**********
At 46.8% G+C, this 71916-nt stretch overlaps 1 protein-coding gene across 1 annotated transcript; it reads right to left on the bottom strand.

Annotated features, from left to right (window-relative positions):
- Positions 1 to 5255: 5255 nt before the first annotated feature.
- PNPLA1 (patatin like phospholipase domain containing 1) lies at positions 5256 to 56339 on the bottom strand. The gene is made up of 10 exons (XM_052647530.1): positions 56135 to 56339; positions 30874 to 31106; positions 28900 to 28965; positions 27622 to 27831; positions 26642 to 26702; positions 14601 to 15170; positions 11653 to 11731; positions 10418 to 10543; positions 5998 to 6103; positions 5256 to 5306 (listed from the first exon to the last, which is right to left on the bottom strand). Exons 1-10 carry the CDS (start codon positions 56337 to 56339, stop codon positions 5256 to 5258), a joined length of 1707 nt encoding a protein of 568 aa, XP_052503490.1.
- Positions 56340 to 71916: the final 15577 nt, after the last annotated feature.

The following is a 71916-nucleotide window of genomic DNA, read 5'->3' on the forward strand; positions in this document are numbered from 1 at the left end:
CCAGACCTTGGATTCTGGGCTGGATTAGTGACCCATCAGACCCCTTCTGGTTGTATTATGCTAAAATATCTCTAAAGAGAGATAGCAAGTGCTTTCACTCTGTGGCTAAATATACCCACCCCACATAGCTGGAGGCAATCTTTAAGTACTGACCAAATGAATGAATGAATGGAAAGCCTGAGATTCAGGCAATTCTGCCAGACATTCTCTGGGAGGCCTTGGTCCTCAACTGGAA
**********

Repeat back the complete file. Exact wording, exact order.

At 46.8% G+C, this 71916-nt stretch overlaps 1 protein-coding gene across 1 annotated transcript; it reads right to left on the bottom strand.

Annotated features, from left to right (window-relative positions):
- Positions 1 to 5255: 5255 nt before the first annotated feature.
- PNPLA1 (patatin like phospholipase domain containing 1) lies at positions 5256 to 56339 on the bottom strand. The gene is made up of 10 exons (XM_052647530.1): positions 56135 to 56339; positions 30874 to 31106; positions 28900 to 28965; positions 27622 to 27831; positions 26642 to 26702; positions 14601 to 15170; positions 11653 to 11731; positions 10418 to 10543; positions 5998 to 6103; positions 5256 to 5306 (listed from the first exon to the last, which is right to left on the bottom strand). Exons 1-10 carry the CDS (start codon positions 56337 to 56339, stop codon positions 5256 to 5258), a joined length of 1707 nt encoding a protein of 568 aa, XP_052503490.1.
- Positions 56340 to 71916: the final 15577 nt, after the last annotated feature.

The following is a 71916-nucleotide window of genomic DNA, read 5'->3' on the forward strand; positions in this document are numbered from 1 at the left end:
CCAGACCTTGGATTCTGGGCTGGATTAGTGACCCATCAGACCCCTTCTGGTTGTATTATGCTAAAATATCTCTAAAGAGAGATAGCAAGTGCTTTCACTCTGTGGCTAAATATACCCACCCCACATAGCTGGAGGCAATCTTTAAGTACTGACCAAATGAATGAATGAATGGAAAGCCTGAGATTCAGGCAATTCTGCCAGACATTCTCTGGGAGGCCTTGGTCCTCAACTGGAA